The term Tessar is typically used in reference to a specific lens design that uses four elements in three groups, with the last two elements cemented into a doublet.
The original Tessar design was developed by Paul Rudolph in 1902 while he was working at Zeiss in Germany. The Tessar is one of the most frequently used optical designs throughout the history of lensmaking.
The Tessar design has a number of advantages. Firstly, it typically is a relatively sharp lens that (especially for its day) was remarkably free of major optical aberrations. Secondly, with its relatively low element count, it was a relatively cheap lens to manufacture. Also its low group-count meant it had a low number of air-glass -interfaces – something that was significant in the age before the widespread use of lens coatings. Finally, due to its design, the lens can be focused either by moving the entire objective/lens assembly (referred to as ‘unit focusing’), or simply by moving the front lens. While the later approach may lead to minor image degradation, that offers a way to focus which is both cheap to implement and necessitates very little movement.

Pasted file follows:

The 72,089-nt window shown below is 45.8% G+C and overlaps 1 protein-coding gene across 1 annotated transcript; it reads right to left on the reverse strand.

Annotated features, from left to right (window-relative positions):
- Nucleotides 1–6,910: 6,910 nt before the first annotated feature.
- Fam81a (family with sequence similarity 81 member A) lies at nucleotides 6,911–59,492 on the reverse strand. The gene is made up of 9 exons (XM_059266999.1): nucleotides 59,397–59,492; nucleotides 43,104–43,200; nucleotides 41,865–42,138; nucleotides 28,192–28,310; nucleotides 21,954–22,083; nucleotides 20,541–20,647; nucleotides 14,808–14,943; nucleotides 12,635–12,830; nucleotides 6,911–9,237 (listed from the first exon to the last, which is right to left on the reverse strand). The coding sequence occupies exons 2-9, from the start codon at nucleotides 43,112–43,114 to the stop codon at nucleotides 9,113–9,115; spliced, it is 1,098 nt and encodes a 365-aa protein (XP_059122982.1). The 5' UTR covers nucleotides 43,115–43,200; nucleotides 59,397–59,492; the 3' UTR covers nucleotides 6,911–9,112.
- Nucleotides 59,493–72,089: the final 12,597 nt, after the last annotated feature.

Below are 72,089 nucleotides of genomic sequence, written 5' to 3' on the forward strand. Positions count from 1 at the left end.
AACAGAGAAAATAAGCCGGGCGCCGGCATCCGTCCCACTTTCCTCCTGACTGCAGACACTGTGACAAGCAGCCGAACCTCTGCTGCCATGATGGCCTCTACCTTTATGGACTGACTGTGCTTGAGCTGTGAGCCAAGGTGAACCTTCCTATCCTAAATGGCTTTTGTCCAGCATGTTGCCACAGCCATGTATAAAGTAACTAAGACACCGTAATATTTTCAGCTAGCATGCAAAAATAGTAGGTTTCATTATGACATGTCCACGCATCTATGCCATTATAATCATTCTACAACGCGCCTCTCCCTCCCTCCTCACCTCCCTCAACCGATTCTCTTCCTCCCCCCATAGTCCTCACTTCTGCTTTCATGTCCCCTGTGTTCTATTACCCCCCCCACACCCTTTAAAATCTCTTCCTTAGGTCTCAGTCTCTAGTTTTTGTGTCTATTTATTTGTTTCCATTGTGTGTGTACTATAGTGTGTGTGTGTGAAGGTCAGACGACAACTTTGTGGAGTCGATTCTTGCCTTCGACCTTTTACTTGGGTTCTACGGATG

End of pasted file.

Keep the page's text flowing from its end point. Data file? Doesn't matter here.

But the Tessar design is not without faults. Most prominent of these is that Tessar-type designs rarely are exceptionally fast lenses. Typically the maximum aperture of a Tessar-type normal lens is f/2.8.
n.B! While ‘Tessar’ may refer to a lens design, the name is today also often used in various optical lenses which share nothing with the original lens design.« Back to Glossary Index